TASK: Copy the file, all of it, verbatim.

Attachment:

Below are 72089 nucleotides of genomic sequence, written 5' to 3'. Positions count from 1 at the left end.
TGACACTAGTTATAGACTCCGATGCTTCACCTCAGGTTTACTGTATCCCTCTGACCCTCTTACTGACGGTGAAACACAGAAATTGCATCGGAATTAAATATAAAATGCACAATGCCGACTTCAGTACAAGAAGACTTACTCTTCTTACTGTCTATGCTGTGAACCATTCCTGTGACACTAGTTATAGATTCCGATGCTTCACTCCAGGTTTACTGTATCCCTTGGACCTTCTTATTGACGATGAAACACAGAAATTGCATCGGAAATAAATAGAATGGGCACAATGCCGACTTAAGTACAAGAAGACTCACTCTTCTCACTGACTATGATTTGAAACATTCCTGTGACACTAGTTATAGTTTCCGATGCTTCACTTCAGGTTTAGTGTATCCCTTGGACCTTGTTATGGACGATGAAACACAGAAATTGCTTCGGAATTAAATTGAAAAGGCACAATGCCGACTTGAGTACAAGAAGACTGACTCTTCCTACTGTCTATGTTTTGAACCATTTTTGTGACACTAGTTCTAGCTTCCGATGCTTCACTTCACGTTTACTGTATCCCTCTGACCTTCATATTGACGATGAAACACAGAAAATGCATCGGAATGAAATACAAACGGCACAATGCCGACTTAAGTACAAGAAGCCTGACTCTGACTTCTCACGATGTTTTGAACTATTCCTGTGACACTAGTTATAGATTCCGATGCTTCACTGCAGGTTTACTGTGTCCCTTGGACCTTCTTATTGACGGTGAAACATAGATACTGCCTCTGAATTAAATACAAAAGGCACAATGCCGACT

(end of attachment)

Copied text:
Below are 72089 nucleotides of genomic sequence, written 5' to 3'. Positions count from 1 at the left end.
TGACACTAGTTATAGACTCCGATGCTTCACCTCAGGTTTACTGTATCCCTCTGACCCTCTTACTGACGGTGAAACACAGAAATTGCATCGGAATTAAATATAAAATGCACAATGCCGACTTCAGTACAAGAAGACTTACTCTTCTTACTGTCTATGCTGTGAACCATTCCTGTGACACTAGTTATAGATTCCGATGCTTCACTCCAGGTTTACTGTATCCCTTGGACCTTCTTATTGACGATGAAACACAGAAATTGCATCGGAAATAAATAGAATGGGCACAATGCCGACTTAAGTACAAGAAGACTCACTCTTCTCACTGACTATGATTTGAAACATTCCTGTGACACTAGTTATAGTTTCCGATGCTTCACTTCAGGTTTAGTGTATCCCTTGGACCTTGTTATGGACGATGAAACACAGAAATTGCTTCGGAATTAAATTGAAAAGGCACAATGCCGACTTGAGTACAAGAAGACTGACTCTTCCTACTGTCTATGTTTTGAACCATTTTTGTGACACTAGTTCTAGCTTCCGATGCTTCACTTCACGTTTACTGTATCCCTCTGACCTTCATATTGACGATGAAACACAGAAAATGCATCGGAATGAAATACAAACGGCACAATGCCGACTTAAGTACAAGAAGCCTGACTCTGACTTCTCACGATGTTTTGAACTATTCCTGTGACACTAGTTATAGATTCCGATGCTTCACTGCAGGTTTACTGTGTCCCTTGGACCTTCTTATTGACGGTGAAACATAGATACTGCCTCTGAATTAAATACAAAAGGCACAATGCCGACT